Had to include this photo because my camera started to steam up while I was trying to get it to focus, haha. ¬†Maybe we can say the haze adds to the ambience of the photo? ūüėČ



A 51 minute meal.


Today I decided to try something new: I wanted to see how fast I could make an interesting, somewhat balanced dinner. Tonight my husband had rehearsal until 5:00, I was teaching lessons at home until 5:00, and we were both going to have to leave for a board meeting by 6:45. Although I know that’s plenty of time to whip up something for dinner (and eat it), on days like this I typically resort to a frozen pizza or even just snacking and then stopping for a bite to eat on the way home from the meeting (at about 9:00 pm).

Today’s solution: bite the bullet and just COOK. I figured if I didn’t finish in time it wouldn’t be the end of the world. As you can see, I started at 4:43. When I say I “started,” I mean I hadn’t done anything yet. This time includes preheating the oven, prepping all the veggies, etc., and also plating the food and setting the table! I really loved the combination of flavors. They reminded me of summer! I think it was the mint and lime.


Spice-Rubbed Turkey Cutlets with Roasted Carrots and Minted Couscous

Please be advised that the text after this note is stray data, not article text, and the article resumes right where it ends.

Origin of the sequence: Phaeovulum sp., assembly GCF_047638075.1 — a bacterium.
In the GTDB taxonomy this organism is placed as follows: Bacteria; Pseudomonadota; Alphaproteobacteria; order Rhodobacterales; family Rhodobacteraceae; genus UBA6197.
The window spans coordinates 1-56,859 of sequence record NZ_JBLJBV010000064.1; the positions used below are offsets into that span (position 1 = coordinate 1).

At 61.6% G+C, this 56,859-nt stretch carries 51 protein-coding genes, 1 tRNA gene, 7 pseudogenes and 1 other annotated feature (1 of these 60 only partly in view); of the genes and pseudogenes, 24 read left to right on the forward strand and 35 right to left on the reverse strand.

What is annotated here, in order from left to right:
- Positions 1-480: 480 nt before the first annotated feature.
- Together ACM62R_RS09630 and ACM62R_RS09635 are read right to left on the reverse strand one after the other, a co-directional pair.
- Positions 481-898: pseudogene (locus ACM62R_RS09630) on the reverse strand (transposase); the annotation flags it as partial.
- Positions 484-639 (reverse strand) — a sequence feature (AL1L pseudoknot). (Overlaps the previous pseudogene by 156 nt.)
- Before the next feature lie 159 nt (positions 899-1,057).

(adapted from Everyday Food Jan/Feb 2009); I made it to serve 2 *Note: original recipe calls for roasting turkey breasts with the carrots, but I wanted to speed up the process. I used cutlets instead.


  • 1/2 pound carrots, peeled and sliced into 2 inch lengths
  • 3 garlic cloves, smashed and peeled
  • 1-2 teaspoons olive oil
  • 1/2 pound turkey breast cutlets (very thinly sliced)
  • 1/8 teaspoon ground cinammon
  • 1/2 teaspoon ground cumin
  • coarse salt and ground pepper
  • 1/4 cup plain lowfat yogurt
  • 1 tablespoon lime juice


  • Preheat oven to 350. On a large rimmed baking sheet, toss carrots, garlic, and 1-2 teaspoons olive oil. Season with salt and pepper. Roast 35 minutes, tossing occasionally.
  • Sprinkle turkey cutlets with cinnamon and 1/4 teaspoon cumin. Season with salt and pepper. Spray a non-stick pan with cooking spray and heat to medium. Cook turkey cutlets until cooked through, a few minutes on each side.
  • In a small bowl, mix yogurt, lime juice, and 1/4 teaspoon cumin; season with salt and pepper. Serve on the side.

Minted Couscous¬†(again, from Everyday Food Jan/Feb 2009. This recipe is listed “as is.” It serves 4. I halved it to make 2 servings.